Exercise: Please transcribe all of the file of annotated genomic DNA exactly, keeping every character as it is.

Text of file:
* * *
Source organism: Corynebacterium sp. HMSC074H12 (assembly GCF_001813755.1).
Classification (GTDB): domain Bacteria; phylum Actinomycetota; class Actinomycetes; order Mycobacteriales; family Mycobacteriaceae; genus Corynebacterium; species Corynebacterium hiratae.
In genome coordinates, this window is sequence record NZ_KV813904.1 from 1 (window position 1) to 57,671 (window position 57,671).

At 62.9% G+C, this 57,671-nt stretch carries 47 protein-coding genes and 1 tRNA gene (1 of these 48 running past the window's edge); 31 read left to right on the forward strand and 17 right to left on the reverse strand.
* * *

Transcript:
Source organism: Corynebacterium sp. HMSC074H12 (assembly GCF_001813755.1).
Classification (GTDB): domain Bacteria; phylum Actinomycetota; class Actinomycetes; order Mycobacteriales; family Mycobacteriaceae; genus Corynebacterium; species Corynebacterium hiratae.
In genome coordinates, this window is sequence record NZ_KV813904.1 from 1 (window position 1) to 57,671 (window position 57,671).

At 62.9% G+C, this 57,671-nt stretch carries 47 protein-coding genes and 1 tRNA gene (1 of these 48 running past the window's edge); 31 read left to right on the forward strand and 17 right to left on the reverse strand.